Skip to Main Content

ALUMNI SPOTLIGHT

Iva Patel, ’07, is a former UMBC English student who is now Assistant Professor in the department of Religion and Philosophy at Augsburg University in Minneapolis. Read about her experience at UMBC and post-graduation work below:

I came to the English department at UMBC on a whim. While passing through the building where a minors fair was being held, I wondered if I could parlay my enjoyment of reading into a minor. Professor Michael Fallon encouragingly assured me that I could do so. Within a semester of taking literature courses, I declared English as my major and added a creative writing minor. However, I was not planning to build a career with this degree. For that, I was completing a Biological Sciences program. My literature and writing classes were purely for enjoyment. But I was hooked from my first class (taught by Professor Brian Dunnigan). The literature and writing courses animated me unlike any other I had taken. Now, sixteen years later, I am a scholar of South Asian devotional literature with a Master of Arts degree in South Asian Regional Studies from University of Pennsylvania, and a Master of Fine Arts degree in Literary Translation and a doctorate in Religious Studies from University of Iowa. I am currently an Assistant Professor in the department of Religion and Philosophy at Augsburg University in Minneapolis.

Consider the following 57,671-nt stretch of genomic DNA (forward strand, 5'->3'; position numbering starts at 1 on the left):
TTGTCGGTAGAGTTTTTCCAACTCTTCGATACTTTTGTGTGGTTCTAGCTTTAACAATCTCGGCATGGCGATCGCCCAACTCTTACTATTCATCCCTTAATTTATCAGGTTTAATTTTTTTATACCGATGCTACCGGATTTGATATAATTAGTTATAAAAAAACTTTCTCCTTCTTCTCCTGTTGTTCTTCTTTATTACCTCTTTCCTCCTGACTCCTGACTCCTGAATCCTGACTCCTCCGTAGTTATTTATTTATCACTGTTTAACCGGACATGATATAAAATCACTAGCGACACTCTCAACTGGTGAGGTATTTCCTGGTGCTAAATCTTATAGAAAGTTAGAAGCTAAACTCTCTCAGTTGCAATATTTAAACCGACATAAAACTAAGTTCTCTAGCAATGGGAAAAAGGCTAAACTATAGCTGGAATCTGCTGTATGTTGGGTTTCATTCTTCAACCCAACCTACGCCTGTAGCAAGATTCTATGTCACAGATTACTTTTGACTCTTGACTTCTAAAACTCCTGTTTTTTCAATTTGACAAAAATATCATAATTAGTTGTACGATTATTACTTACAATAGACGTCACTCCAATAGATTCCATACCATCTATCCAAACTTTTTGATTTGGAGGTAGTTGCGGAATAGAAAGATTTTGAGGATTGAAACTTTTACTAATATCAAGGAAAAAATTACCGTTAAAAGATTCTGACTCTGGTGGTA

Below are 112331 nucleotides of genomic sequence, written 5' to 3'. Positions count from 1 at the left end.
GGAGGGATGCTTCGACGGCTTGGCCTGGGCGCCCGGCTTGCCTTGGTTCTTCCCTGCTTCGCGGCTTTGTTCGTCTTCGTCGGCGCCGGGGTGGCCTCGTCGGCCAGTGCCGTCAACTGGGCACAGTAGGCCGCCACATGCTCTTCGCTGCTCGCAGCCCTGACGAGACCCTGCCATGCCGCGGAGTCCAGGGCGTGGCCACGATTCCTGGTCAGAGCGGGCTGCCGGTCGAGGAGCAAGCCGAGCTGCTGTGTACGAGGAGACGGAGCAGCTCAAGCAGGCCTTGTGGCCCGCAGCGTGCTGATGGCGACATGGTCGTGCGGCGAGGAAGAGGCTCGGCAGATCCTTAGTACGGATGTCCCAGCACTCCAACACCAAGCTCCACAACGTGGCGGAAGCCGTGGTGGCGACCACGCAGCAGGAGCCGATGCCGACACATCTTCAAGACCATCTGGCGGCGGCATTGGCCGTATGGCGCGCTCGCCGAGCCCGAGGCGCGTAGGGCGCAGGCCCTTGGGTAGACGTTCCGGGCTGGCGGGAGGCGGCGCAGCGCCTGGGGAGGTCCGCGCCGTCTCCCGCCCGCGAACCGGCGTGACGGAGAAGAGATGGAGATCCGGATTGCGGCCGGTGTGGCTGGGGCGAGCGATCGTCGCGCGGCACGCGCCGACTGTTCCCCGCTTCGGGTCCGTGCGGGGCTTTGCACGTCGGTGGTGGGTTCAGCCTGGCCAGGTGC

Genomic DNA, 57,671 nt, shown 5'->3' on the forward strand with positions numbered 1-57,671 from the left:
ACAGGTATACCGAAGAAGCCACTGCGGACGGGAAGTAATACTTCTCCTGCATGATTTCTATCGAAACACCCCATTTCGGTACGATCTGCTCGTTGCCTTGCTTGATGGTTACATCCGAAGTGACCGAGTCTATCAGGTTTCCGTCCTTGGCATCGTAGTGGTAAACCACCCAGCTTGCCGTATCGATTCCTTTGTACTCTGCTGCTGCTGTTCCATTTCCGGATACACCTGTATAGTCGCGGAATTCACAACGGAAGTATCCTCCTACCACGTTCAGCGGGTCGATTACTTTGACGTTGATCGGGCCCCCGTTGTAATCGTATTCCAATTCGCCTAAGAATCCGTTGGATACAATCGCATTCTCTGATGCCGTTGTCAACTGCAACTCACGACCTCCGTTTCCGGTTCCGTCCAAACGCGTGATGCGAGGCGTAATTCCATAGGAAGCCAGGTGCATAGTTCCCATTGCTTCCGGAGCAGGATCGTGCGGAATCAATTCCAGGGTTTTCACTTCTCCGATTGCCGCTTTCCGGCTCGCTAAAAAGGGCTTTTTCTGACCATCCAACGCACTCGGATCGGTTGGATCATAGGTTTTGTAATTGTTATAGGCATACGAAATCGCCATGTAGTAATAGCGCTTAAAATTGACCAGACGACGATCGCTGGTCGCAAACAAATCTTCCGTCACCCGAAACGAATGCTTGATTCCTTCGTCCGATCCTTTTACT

I owe much to the English Department faculty for the foundation they gave me to become the academic I am today. Professors Michael Fallon and Chris Corbett taught me to verbalize my observations and opinions and to think and write with clarity. I can still recall sitting in their offices, which were adjacent to each other, and having lengthy conversations about poetry, writing, and a potential career in academia or journalism. I did not realize until much later—when I began teaching undergraduate students—their incredible investment of time, encouragement, and knowledge in my education. Thinking about their mentorship humbles me. Professors Orianne Smith and Gail Orgelfinger are other faculty I remember fondly for their support and pedagogy. Their discussion prompts set our classroom buzzing into conversations where students challenged and built upon each other’s interpretations of stories and sonnets. I still remember the energy and the camaraderie in those classes. I often think about these classroom experiences while planning my syllabi so my classrooms too are comfortable spaces for community building and student engagement.

The department in general was a very fertile space in terms of course instruction, faculty expertise, and collegiality that facilitated my intellectual growth. Afterall, I, a brand new immigrant at the time with no financial cushion and graduating at the start of an economic recession, switched my career plans from the stability of the healthcare industry to the uncertainty (at the time) of humanities. And I have had no regrets. As I work on my book manuscript on the rhetoric of devotion in poems from western India, I cannot help but look back at the journey that has brought me to this stage. I must thank my professors in the English Department at UMBC for a foundation on which I could build a career of which I am immensely passionate and proud. Thank you, especially, to Professors Fallon and Corbett, my two advisers in the department.

This spotlight was originally published on January 11, 2021.